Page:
Church, state and the election

The Bush campaign’s attempt to use churches as partisan instruments threatens to polarize our society.

During the last few months, the Bush administration has launched an unprecedented assault on the separation of church and state for political gain.

First, President George W. Bush personally requested that the Vatican try to get U.S. bishops to become more politically active on his behalf.

Second, the Bush-Cheney campaign issued a written guide for religious conservatives that is designed, among other things, to get directories of church members in the hands of campaign operatives. Here are the specifics of these outrageous election-year tactics.

In May, Bishop Michael Sheridan of Colorado Springs, Colo., threatened to deny Holy Communion to any member of his diocese who votes for a candidate supporting abortion, same-sex marriage, euthanasia or embryonic stem cell research “Ö until they have recanted their positions and been reconciled with God and the Church in the Sacrament of Penance.”

The president was quick to seek political advantage from this phenomenon. John L. Allen Jr., of the National Catholic Reporter, said, “During his June 4 visit, Bush asked the Vatican to push the American Catholic bishops to be more aggressive politically on family and life issues Ö Bush said, ‘Not all the American bishops are with me’ on the cultural issues.

The implication was that he hoped that the Vatican would nudge them toward more explicit activism.”

In other words, the president of the United States asked a foreign entity (the Vatican) to motivate U.S. bishops to conduct themselves in such a way as to increase his chances for re-election.

Apparently, this action was just the opening gambit of a strategy designed to make religious institutions active campaigners in the November election.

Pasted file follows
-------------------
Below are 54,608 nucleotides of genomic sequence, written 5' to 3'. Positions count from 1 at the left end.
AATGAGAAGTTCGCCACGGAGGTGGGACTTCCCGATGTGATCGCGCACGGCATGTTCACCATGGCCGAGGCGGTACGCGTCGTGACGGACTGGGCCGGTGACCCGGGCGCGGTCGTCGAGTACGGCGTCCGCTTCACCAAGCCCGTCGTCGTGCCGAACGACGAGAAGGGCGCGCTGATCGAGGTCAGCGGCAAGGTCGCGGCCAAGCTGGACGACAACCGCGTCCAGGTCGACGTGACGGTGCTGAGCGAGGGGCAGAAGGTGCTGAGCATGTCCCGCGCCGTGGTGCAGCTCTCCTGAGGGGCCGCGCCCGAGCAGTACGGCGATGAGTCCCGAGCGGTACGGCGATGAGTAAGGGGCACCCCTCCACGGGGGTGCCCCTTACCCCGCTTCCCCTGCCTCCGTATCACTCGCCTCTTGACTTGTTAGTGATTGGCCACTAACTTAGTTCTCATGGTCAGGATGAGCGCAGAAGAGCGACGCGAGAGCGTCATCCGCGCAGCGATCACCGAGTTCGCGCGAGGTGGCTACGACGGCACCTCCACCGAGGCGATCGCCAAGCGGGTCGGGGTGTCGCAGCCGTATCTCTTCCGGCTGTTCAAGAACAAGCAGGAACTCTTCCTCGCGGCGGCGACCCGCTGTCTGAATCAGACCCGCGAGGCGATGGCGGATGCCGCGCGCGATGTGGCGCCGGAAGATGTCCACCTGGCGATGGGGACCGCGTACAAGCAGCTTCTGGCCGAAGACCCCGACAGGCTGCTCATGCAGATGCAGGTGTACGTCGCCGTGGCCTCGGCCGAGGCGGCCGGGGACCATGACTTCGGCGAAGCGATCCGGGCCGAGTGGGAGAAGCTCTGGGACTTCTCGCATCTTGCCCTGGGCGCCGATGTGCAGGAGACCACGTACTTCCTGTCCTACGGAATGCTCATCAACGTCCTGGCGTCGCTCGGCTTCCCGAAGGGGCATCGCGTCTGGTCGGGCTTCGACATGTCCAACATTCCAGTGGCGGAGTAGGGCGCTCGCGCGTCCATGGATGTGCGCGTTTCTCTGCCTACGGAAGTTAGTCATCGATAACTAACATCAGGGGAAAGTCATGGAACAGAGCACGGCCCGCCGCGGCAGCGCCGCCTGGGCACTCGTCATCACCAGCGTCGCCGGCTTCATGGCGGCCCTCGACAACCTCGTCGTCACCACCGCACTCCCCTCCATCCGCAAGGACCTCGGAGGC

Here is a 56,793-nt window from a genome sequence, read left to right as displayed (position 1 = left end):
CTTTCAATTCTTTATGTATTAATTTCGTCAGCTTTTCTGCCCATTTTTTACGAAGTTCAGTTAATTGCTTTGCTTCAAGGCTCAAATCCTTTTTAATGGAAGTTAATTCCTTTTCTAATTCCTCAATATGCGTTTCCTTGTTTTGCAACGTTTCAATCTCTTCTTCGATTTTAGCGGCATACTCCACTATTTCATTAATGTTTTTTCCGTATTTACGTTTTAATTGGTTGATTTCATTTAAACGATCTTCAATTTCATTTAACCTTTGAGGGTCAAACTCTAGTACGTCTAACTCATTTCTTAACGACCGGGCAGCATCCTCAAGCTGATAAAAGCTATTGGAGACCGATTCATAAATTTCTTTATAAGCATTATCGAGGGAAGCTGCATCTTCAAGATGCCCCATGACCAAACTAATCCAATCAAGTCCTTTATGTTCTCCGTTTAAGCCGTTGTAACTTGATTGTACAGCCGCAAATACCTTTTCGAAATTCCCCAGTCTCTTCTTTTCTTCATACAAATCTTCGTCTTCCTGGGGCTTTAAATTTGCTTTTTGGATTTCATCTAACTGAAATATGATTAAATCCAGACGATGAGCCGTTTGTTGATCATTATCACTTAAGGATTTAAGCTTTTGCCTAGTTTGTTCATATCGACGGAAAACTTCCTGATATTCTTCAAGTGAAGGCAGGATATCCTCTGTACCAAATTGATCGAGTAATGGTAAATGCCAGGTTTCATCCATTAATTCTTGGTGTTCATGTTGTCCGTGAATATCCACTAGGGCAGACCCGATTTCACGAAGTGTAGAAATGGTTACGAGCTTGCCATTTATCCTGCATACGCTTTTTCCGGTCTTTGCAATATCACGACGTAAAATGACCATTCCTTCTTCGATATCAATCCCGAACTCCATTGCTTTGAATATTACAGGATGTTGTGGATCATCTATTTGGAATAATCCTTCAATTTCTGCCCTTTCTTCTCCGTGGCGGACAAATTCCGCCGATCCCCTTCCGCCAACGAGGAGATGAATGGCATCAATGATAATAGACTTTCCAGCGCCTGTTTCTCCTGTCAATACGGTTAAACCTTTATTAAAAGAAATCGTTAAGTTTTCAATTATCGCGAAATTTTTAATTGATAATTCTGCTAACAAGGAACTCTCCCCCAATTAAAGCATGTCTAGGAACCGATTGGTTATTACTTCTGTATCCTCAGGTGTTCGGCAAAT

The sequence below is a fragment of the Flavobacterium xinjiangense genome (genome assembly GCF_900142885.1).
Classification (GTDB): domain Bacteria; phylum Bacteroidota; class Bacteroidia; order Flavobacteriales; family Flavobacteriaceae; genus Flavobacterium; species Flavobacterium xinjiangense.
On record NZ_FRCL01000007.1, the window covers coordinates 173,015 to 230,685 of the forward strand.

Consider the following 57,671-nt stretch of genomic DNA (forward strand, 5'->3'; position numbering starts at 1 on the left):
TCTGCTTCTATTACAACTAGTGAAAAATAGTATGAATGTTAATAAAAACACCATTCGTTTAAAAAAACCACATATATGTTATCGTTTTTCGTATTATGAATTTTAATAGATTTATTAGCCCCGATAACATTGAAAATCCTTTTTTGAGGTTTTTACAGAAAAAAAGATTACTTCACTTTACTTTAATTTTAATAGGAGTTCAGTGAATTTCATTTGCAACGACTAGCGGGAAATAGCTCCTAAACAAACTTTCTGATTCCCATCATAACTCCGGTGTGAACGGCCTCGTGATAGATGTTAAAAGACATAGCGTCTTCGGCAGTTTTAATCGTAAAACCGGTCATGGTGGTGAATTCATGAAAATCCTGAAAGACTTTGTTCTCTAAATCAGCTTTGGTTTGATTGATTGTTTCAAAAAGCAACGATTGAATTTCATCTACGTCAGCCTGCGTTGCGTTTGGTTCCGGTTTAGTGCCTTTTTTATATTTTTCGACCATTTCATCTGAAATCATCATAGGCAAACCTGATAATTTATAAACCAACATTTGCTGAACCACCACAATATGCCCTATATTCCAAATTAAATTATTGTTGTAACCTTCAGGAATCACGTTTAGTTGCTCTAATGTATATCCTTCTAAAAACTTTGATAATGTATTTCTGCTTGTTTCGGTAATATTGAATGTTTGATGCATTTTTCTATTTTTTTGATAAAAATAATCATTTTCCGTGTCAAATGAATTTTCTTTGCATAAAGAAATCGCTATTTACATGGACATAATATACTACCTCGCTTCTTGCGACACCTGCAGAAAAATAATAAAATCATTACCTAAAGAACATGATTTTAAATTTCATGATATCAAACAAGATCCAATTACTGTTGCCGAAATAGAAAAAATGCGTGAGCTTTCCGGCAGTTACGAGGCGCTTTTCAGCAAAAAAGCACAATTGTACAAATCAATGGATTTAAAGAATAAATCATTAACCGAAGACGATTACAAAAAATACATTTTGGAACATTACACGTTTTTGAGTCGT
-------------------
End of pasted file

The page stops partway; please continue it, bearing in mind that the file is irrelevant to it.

According to Reuters, “President Bush, seeking to mobilize religious conservatives for his re-election campaign, has asked church-going volunteers to turn over church membership directories Ö” The Associated Press reported that the Bush-Cheney campaign guide assigned to a church “campaign coordinator” 22 “duties,” including a time line. The coordinator is to:

– Send your church directory to your state Bush-Cheney ’04 headquarters or give to a Bush-Cheney ’04 field representative.

– Identify another conservative church in your community who we can organize for the Bush-Cheney reelection effort.

– Recruit 5 people in your church to help with the voter registration project.

– Talk to your pastor about holding a citizenship Sunday and voter-registration drive.

Even within one of the most conservative religious organizations in the country, the Southern Baptist Convention, the response to this tactic was one of shock.

The Rev. Richard Land, president of the convention’s Ethics and Religious Liberty Commission, said, “I’m appalled that the Bush-Cheney campaign would intrude on a local congregation in this way.”

Other religious leaders have voiced similar outrage and, in addition, have raised concerns that such actions could jeopardize their tax-exempt status.

Sadly, more partisan political boundaries have been crossed, more long-established “rules of the game” tossed aside.

Bush’s attempt to prod political action by U.S. bishops through the intercession of the Vatican has broken faith with the federal government’s obligation to protect all voters from intimidation, and thus, it has diminished the presidency itself.

The Bush-Cheney campaign’s attempt to use church congregations as partisan political instruments threatens to polarize our society along religious lines and weaken the very fabric of the republic.

Great things can be accomplished by people of faith, whatever that faith might be. But, when religious institutions attempt to intimidate voters and, worse, when self-serving politicians invite these institutions to intrude into the electoral process, our democracy suffers, and we along with it.

Steven D. Popell is a management consultant and author. Please send comments to [email protected]